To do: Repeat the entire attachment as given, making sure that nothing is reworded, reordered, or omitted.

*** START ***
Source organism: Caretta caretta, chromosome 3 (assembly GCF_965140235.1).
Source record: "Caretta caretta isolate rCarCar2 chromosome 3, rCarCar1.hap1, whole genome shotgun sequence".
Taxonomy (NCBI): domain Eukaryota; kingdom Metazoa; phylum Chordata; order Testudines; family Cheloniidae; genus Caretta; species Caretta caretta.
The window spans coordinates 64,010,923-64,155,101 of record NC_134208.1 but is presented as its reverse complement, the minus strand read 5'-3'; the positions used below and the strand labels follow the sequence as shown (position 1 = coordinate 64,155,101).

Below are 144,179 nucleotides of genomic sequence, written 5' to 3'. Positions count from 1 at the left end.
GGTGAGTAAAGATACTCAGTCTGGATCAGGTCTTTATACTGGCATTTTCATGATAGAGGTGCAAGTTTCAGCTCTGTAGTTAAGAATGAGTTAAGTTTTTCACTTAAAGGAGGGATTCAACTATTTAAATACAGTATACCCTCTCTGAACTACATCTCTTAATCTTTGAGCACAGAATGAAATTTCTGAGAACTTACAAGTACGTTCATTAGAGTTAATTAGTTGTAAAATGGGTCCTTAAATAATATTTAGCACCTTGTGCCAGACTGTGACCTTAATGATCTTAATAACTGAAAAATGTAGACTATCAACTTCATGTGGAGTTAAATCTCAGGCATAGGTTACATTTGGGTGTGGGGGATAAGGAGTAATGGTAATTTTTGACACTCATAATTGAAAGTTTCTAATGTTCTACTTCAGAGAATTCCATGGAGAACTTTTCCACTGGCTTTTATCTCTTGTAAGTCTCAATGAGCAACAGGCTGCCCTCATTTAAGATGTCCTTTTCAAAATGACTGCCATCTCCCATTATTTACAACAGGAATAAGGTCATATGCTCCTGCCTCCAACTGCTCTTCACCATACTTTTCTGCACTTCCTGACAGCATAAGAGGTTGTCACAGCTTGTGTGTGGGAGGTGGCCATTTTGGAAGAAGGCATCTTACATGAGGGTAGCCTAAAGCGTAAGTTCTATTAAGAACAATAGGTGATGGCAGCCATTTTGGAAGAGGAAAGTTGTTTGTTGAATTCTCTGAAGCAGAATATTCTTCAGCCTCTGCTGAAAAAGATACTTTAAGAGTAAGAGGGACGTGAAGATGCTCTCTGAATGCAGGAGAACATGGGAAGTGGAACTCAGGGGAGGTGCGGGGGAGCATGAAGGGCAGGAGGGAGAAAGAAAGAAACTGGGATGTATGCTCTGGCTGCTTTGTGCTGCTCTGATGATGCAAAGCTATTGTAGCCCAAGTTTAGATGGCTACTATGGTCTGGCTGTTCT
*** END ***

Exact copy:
Source organism: Caretta caretta, chromosome 3 (assembly GCF_965140235.1).
Source record: "Caretta caretta isolate rCarCar2 chromosome 3, rCarCar1.hap1, whole genome shotgun sequence".
Taxonomy (NCBI): domain Eukaryota; kingdom Metazoa; phylum Chordata; order Testudines; family Cheloniidae; genus Caretta; species Caretta caretta.
The window spans coordinates 64,010,923-64,155,101 of record NC_134208.1 but is presented as its reverse complement, the minus strand read 5'-3'; the positions used below and the strand labels follow the sequence as shown (position 1 = coordinate 64,155,101).

Below are 144,179 nucleotides of genomic sequence, written 5' to 3'. Positions count from 1 at the left end.
GGTGAGTAAAGATACTCAGTCTGGATCAGGTCTTTATACTGGCATTTTCATGATAGAGGTGCAAGTTTCAGCTCTGTAGTTAAGAATGAGTTAAGTTTTTCACTTAAAGGAGGGATTCAACTATTTAAATACAGTATACCCTCTCTGAACTACATCTCTTAATCTTTGAGCACAGAATGAAATTTCTGAGAACTTACAAGTACGTTCATTAGAGTTAATTAGTTGTAAAATGGGTCCTTAAATAATATTTAGCACCTTGTGCCAGACTGTGACCTTAATGATCTTAATAACTGAAAAATGTAGACTATCAACTTCATGTGGAGTTAAATCTCAGGCATAGGTTACATTTGGGTGTGGGGGATAAGGAGTAATGGTAATTTTTGACACTCATAATTGAAAGTTTCTAATGTTCTACTTCAGAGAATTCCATGGAGAACTTTTCCACTGGCTTTTATCTCTTGTAAGTCTCAATGAGCAACAGGCTGCCCTCATTTAAGATGTCCTTTTCAAAATGACTGCCATCTCCCATTATTTACAACAGGAATAAGGTCATATGCTCCTGCCTCCAACTGCTCTTCACCATACTTTTCTGCACTTCCTGACAGCATAAGAGGTTGTCACAGCTTGTGTGTGGGAGGTGGCCATTTTGGAAGAAGGCATCTTACATGAGGGTAGCCTAAAGCGTAAGTTCTATTAAGAACAATAGGTGATGGCAGCCATTTTGGAAGAGGAAAGTTGTTTGTTGAATTCTCTGAAGCAGAATATTCTTCAGCCTCTGCTGAAAAAGATACTTTAAGAGTAAGAGGGACGTGAAGATGCTCTCTGAATGCAGGAGAACATGGGAAGTGGAACTCAGGGGAGGTGCGGGGGAGCATGAAGGGCAGGAGGGAGAAAGAAAGAAACTGGGATGTATGCTCTGGCTGCTTTGTGCTGCTCTGATGATGCAAAGCTATTGTAGCCCAAGTTTAGATGGCTACTATGGTCTGGCTGTTCT